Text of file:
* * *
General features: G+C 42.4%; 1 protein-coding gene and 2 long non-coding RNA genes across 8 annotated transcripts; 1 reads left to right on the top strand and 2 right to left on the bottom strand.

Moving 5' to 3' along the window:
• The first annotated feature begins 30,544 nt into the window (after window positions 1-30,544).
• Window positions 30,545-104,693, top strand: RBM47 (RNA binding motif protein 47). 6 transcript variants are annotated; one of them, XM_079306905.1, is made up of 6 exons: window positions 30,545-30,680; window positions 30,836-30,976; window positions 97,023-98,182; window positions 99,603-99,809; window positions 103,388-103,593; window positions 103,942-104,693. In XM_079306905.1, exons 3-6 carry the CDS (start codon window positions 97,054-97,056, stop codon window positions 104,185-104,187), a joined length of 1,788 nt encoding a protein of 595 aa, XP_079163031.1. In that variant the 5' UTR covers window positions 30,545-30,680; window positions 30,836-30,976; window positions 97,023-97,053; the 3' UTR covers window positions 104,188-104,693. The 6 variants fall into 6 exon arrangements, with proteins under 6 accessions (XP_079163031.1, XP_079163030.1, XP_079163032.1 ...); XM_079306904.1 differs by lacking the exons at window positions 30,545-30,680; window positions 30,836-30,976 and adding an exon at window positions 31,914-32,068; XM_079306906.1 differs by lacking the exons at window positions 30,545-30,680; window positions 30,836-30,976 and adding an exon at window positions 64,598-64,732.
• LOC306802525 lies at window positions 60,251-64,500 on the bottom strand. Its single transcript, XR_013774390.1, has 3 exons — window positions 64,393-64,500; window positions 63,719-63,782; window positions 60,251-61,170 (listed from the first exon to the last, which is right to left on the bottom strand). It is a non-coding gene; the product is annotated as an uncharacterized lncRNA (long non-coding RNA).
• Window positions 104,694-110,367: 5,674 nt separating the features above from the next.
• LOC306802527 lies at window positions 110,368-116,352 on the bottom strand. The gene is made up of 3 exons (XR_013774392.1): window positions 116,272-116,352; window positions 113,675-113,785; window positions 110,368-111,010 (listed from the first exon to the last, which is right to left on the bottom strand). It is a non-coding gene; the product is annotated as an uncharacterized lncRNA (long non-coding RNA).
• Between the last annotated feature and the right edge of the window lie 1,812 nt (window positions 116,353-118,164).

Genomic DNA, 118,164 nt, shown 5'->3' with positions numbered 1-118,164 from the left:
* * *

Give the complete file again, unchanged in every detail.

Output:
General features: G+C 42.4%; 1 protein-coding gene and 2 long non-coding RNA genes across 8 annotated transcripts; 1 reads left to right on the top strand and 2 right to left on the bottom strand.

Moving 5' to 3' along the window:
• The first annotated feature begins 30,544 nt into the window (after window positions 1-30,544).
• Window positions 30,545-104,693, top strand: RBM47 (RNA binding motif protein 47). 6 transcript variants are annotated; one of them, XM_079306905.1, is made up of 6 exons: window positions 30,545-30,680; window positions 30,836-30,976; window positions 97,023-98,182; window positions 99,603-99,809; window positions 103,388-103,593; window positions 103,942-104,693. In XM_079306905.1, exons 3-6 carry the CDS (start codon window positions 97,054-97,056, stop codon window positions 104,185-104,187), a joined length of 1,788 nt encoding a protein of 595 aa, XP_079163031.1. In that variant the 5' UTR covers window positions 30,545-30,680; window positions 30,836-30,976; window positions 97,023-97,053; the 3' UTR covers window positions 104,188-104,693. The 6 variants fall into 6 exon arrangements, with proteins under 6 accessions (XP_079163031.1, XP_079163030.1, XP_079163032.1 ...); XM_079306904.1 differs by lacking the exons at window positions 30,545-30,680; window positions 30,836-30,976 and adding an exon at window positions 31,914-32,068; XM_079306906.1 differs by lacking the exons at window positions 30,545-30,680; window positions 30,836-30,976 and adding an exon at window positions 64,598-64,732.
• LOC306802525 lies at window positions 60,251-64,500 on the bottom strand. Its single transcript, XR_013774390.1, has 3 exons — window positions 64,393-64,500; window positions 63,719-63,782; window positions 60,251-61,170 (listed from the first exon to the last, which is right to left on the bottom strand). It is a non-coding gene; the product is annotated as an uncharacterized lncRNA (long non-coding RNA).
• Window positions 104,694-110,367: 5,674 nt separating the features above from the next.
• LOC306802527 lies at window positions 110,368-116,352 on the bottom strand. The gene is made up of 3 exons (XR_013774392.1): window positions 116,272-116,352; window positions 113,675-113,785; window positions 110,368-111,010 (listed from the first exon to the last, which is right to left on the bottom strand). It is a non-coding gene; the product is annotated as an uncharacterized lncRNA (long non-coding RNA).
• Between the last annotated feature and the right edge of the window lie 1,812 nt (window positions 116,353-118,164).

Genomic DNA, 118,164 nt, shown 5'->3' with positions numbered 1-118,164 from the left: